Fanta: The Climate and Energy program prioritizes efforts to mitigate super pollutants like black carbon, methane, and hydrofluorocarbons today to clean the air, turn down the heat and save lives. And, in line with the framework David just mentioned, our strategy aims to address climate change in this critical ten-year period by bolstering policy advocacy targeting super pollutants, supporting movement-building organizations and those most impacted by air pollution and climate change and strengthening field infrastructure.
Super pollutants are pound for pound more potent than CO2, accelerating warming while significantly contributing to air pollution, killing seven million people globally each year. In the United States, the cumulative impacts of climate change and air pollution are starkest in low-income and communities of color that are on the frontline of polluting industries.
It’s within these communities where some of the most powerful, effective cases and the most ambitious solutions are born. For example, the Moving Forward Network launched its “Zero Emission Now” campaign calling for zero emission freight in 2014, years before it became a mainstream environmental NGO demand and the focus of federal government investment. The network’s ongoing work to ensure “#zeromustmeanszero” holds decision-makers accountable to delivering real-world emissions reductions for communities and the planet. So frontline communities drive effective strategy in two critical places—they are largely the communities that will most immediately benefit from a significant reduction in super pollutants, and they also play a pivotal role in the myriad of targeted policy and power-building solutions we know are necessary to meet this moment.
What does that look like in practice, and what impact are you seeing?
David: One issue area we’ve doubled down on in this approach is methane reduction from the oil and gas sector. We take a systems approach to methane reduction as an entry point to mitigate harmful emissions today, to slow and stop oil and gas infrastructure expansion and ultimately shift away from fossil fuels towards renewable energy equitably. Within this methane focus, Pisces is funding policy development, global negotiations and communications, and significant frontline movement work that benefits local communities and seeks to knit together a powerful mosaic of advocates and activists who can build the power to get at pivotal policy wins.
Fanta: To flush out that mosaic of methane-focused investments a bit more, here are some key pieces. We support the Methane Partners Campaign, a coalition of environmental, health and labor organizations advocating for federal methane regulation. This coalition is co-led by grantee partners Earthworks and GreenLatinos. They have been building the case for a strong and durable rule that protects communities. The campaign is lifting up the voices of those living with methane pollution at hearings and in the media—and it’s resonating. For example, the US EPA’s latest proposal to limit methane emissions from oil and gas productions extended its coverage of low-production wells after a combination of on-the-ground measurements by local campaigners and a national study proved that these wells are responsible for about half the pollution. We are hoping to see the latest set of rules finalized by the end of year. Once rules are on the books, they must be implemented to yield any real-world benefits. That means holding local regulations and the oil and gas industry accountable for delivering on emission reductions – especially given there are currently a number of states with good rules in place that fall short on enforcement.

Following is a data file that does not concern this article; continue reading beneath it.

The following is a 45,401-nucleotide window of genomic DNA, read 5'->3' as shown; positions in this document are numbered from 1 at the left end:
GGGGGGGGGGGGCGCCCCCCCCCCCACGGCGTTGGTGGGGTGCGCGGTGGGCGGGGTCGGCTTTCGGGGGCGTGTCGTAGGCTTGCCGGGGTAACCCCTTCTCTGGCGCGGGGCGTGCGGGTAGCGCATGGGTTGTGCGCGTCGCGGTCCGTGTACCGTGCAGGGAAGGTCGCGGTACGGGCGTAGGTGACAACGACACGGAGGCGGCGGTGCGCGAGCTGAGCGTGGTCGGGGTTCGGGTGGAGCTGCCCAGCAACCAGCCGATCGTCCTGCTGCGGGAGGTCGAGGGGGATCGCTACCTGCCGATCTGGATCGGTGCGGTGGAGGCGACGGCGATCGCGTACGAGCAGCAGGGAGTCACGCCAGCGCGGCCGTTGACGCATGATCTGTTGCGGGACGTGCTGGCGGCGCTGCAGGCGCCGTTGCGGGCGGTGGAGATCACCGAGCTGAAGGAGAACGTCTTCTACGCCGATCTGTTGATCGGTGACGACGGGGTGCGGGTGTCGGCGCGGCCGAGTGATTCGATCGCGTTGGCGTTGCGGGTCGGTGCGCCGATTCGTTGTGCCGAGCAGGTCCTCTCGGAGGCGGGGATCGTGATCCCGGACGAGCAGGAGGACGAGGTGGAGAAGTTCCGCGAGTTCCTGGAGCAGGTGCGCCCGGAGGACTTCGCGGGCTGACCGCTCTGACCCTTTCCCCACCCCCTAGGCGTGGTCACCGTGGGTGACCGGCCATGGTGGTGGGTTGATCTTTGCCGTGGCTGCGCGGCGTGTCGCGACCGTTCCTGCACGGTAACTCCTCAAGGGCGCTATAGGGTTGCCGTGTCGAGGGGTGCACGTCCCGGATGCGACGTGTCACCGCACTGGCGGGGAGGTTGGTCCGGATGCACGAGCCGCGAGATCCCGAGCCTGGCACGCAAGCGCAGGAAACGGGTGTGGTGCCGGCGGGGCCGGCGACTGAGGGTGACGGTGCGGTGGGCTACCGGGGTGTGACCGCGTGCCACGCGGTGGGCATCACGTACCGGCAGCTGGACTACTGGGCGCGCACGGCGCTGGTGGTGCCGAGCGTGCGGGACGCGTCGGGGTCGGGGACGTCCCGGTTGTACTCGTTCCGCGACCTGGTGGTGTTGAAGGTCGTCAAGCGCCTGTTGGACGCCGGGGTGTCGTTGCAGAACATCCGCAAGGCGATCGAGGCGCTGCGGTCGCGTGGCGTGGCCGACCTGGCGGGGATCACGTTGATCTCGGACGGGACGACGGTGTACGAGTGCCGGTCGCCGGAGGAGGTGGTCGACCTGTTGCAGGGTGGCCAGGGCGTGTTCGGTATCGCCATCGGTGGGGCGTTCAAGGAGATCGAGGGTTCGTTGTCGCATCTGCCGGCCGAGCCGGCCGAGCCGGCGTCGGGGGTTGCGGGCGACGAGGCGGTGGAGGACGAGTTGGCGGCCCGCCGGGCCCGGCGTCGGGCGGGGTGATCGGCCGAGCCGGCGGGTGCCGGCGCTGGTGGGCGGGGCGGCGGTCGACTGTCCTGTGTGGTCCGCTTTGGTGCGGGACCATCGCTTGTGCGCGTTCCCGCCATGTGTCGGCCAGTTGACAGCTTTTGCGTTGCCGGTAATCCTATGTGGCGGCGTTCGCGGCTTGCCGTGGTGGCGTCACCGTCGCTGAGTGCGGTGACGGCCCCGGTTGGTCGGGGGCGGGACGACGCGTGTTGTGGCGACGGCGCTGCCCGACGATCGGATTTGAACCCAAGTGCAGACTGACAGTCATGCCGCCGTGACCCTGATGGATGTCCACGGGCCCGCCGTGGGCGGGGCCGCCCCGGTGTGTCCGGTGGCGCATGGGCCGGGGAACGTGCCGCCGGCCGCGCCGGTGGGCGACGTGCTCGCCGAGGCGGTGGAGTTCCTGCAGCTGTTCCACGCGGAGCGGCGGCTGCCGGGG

We are funding a cohort of impactful grassroots organizations in oil and gas-producing regions to build power to do just that, like Pueblo Action Alliance in New Mexico, Carrizo Comecrudo Tribe of Texas and Chispa TX in Texas, Deep South Center for Environmental Justice in Louisiana, and Beaver County United in Pennsylvania. Methane might not be a keyword in their list of priorities. However, their success in holding the oil and gas industry accountable for its pollution and slowing its expansion is essential to cut methane in this decade. And they have found the impacts of methane to be a useful tool in their advocacy. Recent wins include shutting off key investments to LNG infrastructure and pushing back on infrastructure expansion in South Texas, educating lawmakers about oil and gas impacts on communities and their cultural heritage in New Mexico, and securing resources for better air quality monitoring in Louisiana.